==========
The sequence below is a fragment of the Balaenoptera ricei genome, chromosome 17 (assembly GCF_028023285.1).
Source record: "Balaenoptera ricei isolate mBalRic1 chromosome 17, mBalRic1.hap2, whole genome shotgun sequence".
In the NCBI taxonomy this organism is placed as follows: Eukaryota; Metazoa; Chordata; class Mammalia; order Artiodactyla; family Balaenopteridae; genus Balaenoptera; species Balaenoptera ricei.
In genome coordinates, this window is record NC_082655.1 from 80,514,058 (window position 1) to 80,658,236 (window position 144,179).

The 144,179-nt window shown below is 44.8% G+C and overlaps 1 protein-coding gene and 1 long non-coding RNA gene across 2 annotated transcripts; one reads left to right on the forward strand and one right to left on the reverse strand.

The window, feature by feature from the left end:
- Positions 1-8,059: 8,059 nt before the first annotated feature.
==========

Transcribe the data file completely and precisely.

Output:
The sequence below is a fragment of the Balaenoptera ricei genome, chromosome 17 (assembly GCF_028023285.1).
Source record: "Balaenoptera ricei isolate mBalRic1 chromosome 17, mBalRic1.hap2, whole genome shotgun sequence".
In the NCBI taxonomy this organism is placed as follows: Eukaryota; Metazoa; Chordata; class Mammalia; order Artiodactyla; family Balaenopteridae; genus Balaenoptera; species Balaenoptera ricei.
In genome coordinates, this window is record NC_082655.1 from 80,514,058 (window position 1) to 80,658,236 (window position 144,179).

The 144,179-nt window shown below is 44.8% G+C and overlaps 1 protein-coding gene and 1 long non-coding RNA gene across 2 annotated transcripts; one reads left to right on the forward strand and one right to left on the reverse strand.

The window, feature by feature from the left end:
- Positions 1-8,059: 8,059 nt before the first annotated feature.